As much fun as the effects of alcohol may seem thanks to beer commercials and “Girls Gone Wild” videos, the truth of the issue is coming to light. On November 18, “Under the Influence: The Film Series” will screen and discuss “Duane Hopwood,” a film about addiction and how we handle it as a society, starring David Schwimmer. The panel includes Dr. Abhin Singla, a specialist in addiction medicine with the Clinical Associates in Medicine, who will discuss the emerging treatments for alcoholism. “[The film] is a very good portrayal about the effects of alcohol and the paths of destruction…getting to the point of moving forward and dealing with the issue,” the Chicago doctor says. While alcoholism has been pushed into the background, this event is using mainstream media to confront the disease. Singla believes that there is hope out there for those afflicted with alcoholism. “It’s an exciting time because the prognosis gets better and better with more treatment—it doesn’t have to be fatal.”
Jack Bauer’s Hideout
Rocco DeLuca and the Burden might not ring a bell yet, but “24”’s Kiefer Sutherland will change that—and still find time to fight terrorists. Last week WXRT joined with The Hideout for the Free Sample event where Sutherland played host and showcased the first band signed to his label, Ironworks. Before the performance that night, Sutherland and DeLuca took over The Eclectic Company, the XRT show hosted by Jon Langford and Nicholas Tremulis. “[Guests] get to come in here for two hours and play their influences in music, tell stories about their experiences…basically play DJ during the program,” WXRT’s Tom Lisack explains. And while most probably thought the “24” star would be the center of attention, he stepped aside while DeLuca performed live on the radio show. But just in case you’re wondering what music Sutherland featured as his influences, “he played some Marvin Gaye, AC/DC…a little of everything that you might not expect,” Lisack says.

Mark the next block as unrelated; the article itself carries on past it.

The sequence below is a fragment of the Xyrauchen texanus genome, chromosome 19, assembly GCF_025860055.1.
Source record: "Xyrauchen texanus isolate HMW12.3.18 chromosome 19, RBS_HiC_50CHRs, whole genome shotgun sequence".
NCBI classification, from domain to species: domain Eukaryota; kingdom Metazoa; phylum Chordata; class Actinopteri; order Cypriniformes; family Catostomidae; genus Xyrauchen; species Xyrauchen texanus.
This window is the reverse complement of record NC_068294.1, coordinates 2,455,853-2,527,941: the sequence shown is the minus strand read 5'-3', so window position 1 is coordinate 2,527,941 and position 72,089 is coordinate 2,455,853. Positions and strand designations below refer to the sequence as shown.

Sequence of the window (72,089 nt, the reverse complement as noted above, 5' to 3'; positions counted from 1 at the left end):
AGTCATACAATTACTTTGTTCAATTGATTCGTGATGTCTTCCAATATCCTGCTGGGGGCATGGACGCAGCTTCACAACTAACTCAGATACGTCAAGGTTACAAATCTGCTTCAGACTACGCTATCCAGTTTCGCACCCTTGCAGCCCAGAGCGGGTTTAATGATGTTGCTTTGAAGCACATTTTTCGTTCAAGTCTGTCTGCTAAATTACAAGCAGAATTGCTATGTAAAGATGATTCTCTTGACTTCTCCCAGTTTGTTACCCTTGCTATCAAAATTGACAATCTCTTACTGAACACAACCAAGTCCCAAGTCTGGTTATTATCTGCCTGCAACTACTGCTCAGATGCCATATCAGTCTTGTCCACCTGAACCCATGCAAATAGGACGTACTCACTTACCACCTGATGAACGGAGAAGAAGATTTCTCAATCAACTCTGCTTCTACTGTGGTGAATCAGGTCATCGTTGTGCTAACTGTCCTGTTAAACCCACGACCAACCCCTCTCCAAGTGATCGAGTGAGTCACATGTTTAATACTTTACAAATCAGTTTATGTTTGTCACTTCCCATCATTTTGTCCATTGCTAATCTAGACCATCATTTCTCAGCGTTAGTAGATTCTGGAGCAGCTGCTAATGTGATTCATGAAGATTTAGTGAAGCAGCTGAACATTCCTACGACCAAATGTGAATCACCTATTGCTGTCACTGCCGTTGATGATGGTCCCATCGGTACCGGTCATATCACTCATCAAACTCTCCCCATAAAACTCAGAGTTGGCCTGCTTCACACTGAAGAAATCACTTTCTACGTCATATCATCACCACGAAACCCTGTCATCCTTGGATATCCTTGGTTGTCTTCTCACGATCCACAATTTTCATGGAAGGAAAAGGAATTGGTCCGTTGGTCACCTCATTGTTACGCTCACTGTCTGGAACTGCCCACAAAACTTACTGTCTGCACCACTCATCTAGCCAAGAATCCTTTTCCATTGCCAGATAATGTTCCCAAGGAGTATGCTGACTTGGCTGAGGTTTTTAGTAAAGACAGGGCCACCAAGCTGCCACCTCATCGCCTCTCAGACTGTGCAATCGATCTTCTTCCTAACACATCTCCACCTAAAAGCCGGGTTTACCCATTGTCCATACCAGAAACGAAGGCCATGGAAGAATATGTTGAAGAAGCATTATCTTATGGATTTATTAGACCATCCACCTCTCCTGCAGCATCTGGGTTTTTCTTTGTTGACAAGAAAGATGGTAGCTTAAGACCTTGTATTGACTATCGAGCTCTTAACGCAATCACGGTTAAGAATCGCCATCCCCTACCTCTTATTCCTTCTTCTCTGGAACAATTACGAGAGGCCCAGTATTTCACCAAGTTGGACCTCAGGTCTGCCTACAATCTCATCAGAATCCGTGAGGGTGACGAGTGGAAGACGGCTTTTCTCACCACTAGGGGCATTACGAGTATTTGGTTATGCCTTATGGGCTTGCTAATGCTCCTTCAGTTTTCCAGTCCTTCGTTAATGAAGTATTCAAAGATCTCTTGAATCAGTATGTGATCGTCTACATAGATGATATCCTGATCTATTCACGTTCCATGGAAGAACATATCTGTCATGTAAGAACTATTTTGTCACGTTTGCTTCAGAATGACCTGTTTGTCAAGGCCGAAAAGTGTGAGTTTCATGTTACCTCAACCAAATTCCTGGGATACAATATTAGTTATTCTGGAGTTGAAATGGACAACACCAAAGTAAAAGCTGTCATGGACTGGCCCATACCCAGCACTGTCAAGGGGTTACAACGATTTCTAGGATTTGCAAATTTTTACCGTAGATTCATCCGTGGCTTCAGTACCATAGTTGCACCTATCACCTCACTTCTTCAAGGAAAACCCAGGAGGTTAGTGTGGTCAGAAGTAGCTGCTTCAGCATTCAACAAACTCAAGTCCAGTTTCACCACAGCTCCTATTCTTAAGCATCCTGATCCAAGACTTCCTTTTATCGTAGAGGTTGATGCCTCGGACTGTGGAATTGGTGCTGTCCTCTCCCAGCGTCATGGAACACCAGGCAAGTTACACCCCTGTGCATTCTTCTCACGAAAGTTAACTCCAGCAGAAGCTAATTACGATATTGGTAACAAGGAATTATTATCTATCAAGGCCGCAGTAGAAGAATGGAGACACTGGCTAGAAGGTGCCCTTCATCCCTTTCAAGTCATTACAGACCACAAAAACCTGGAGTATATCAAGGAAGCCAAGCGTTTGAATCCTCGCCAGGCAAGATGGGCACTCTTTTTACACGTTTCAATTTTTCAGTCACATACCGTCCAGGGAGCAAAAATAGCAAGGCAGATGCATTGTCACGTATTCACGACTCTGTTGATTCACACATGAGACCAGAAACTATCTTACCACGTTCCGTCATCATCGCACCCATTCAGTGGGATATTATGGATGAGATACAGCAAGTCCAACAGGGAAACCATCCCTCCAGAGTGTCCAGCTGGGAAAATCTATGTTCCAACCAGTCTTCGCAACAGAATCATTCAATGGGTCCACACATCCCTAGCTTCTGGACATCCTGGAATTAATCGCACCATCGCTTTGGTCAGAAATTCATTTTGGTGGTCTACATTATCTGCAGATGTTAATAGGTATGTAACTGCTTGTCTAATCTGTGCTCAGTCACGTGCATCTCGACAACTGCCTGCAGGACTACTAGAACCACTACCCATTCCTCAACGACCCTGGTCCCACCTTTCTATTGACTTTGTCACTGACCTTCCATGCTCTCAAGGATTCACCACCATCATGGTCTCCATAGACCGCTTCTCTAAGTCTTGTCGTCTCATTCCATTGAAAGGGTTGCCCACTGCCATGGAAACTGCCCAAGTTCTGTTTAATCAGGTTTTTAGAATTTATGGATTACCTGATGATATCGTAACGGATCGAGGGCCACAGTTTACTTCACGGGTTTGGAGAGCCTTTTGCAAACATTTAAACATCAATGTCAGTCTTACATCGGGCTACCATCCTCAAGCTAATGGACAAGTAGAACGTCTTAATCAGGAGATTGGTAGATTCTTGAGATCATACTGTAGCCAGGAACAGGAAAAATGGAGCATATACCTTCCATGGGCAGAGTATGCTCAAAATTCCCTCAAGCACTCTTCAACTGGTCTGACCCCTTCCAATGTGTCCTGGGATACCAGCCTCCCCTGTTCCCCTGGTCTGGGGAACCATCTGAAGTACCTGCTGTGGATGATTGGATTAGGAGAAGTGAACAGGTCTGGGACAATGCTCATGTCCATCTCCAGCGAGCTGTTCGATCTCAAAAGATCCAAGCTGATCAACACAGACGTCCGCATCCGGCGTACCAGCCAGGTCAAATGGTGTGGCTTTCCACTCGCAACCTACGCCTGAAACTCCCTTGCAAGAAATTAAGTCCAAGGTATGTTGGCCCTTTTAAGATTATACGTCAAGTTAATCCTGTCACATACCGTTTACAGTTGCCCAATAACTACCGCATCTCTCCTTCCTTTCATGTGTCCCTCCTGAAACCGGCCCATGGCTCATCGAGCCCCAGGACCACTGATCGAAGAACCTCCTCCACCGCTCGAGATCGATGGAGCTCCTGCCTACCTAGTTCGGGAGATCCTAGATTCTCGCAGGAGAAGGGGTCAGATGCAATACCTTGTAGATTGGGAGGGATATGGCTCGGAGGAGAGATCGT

Chicago held its own at the 2006 National Preservation Conference two weeks ago—The Mather Tower received the National Preservation Honor Award just a few years after the skyscraper had been dropping terracotta on Wacker Drive. The award annually recognizes “projects that meet preservation standards…something above and beyond,” Brian Goeken, the Deputy Commissioner for Landmarks with the City of Chicago, explains. After the skyscraper had fallen into “considerable disrepair,” the crown was removed and donated, while the rest of the exterior took two years to remodel. Twenty-one other projects were selected along with the Mather Tower for their exceptional work and partnerships with local governments and the community. But more than that, the projects were recognized for offering lessons or interests that extend beyond the project. Despite sharing the honor, Goeken says, “the City was pleased because it was not an easy project…some parts were brought in on a barge.”